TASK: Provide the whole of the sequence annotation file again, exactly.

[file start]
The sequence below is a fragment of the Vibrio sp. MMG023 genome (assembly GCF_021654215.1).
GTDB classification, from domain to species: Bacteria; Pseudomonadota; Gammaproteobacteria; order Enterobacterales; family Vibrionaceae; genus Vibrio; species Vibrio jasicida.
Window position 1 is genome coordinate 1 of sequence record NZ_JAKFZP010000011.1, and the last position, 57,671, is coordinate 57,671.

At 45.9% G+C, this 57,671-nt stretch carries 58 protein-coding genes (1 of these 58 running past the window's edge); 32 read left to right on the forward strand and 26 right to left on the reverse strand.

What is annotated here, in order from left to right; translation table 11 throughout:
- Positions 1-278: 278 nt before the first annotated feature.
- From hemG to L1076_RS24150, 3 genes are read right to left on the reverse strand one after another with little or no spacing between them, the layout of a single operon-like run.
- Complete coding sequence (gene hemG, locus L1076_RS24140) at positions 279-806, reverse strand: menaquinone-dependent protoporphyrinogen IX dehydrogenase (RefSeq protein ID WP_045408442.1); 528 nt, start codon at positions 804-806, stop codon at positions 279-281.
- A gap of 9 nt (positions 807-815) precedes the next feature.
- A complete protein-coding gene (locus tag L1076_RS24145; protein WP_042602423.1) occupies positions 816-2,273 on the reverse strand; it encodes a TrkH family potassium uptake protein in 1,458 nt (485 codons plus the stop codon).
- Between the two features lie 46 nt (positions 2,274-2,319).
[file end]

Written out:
The sequence below is a fragment of the Vibrio sp. MMG023 genome (assembly GCF_021654215.1).
GTDB classification, from domain to species: Bacteria; Pseudomonadota; Gammaproteobacteria; order Enterobacterales; family Vibrionaceae; genus Vibrio; species Vibrio jasicida.
Window position 1 is genome coordinate 1 of sequence record NZ_JAKFZP010000011.1, and the last position, 57,671, is coordinate 57,671.

At 45.9% G+C, this 57,671-nt stretch carries 58 protein-coding genes (1 of these 58 running past the window's edge); 32 read left to right on the forward strand and 26 right to left on the reverse strand.

What is annotated here, in order from left to right; translation table 11 throughout:
- Positions 1-278: 278 nt before the first annotated feature.
- From hemG to L1076_RS24150, 3 genes are read right to left on the reverse strand one after another with little or no spacing between them, the layout of a single operon-like run.
- Complete coding sequence (gene hemG, locus L1076_RS24140) at positions 279-806, reverse strand: menaquinone-dependent protoporphyrinogen IX dehydrogenase (RefSeq protein ID WP_045408442.1); 528 nt, start codon at positions 804-806, stop codon at positions 279-281.
- A gap of 9 nt (positions 807-815) precedes the next feature.
- A complete protein-coding gene (locus tag L1076_RS24145; protein WP_042602423.1) occupies positions 816-2,273 on the reverse strand; it encodes a TrkH family potassium uptake protein in 1,458 nt (485 codons plus the stop codon).
- Between the two features lie 46 nt (positions 2,274-2,319).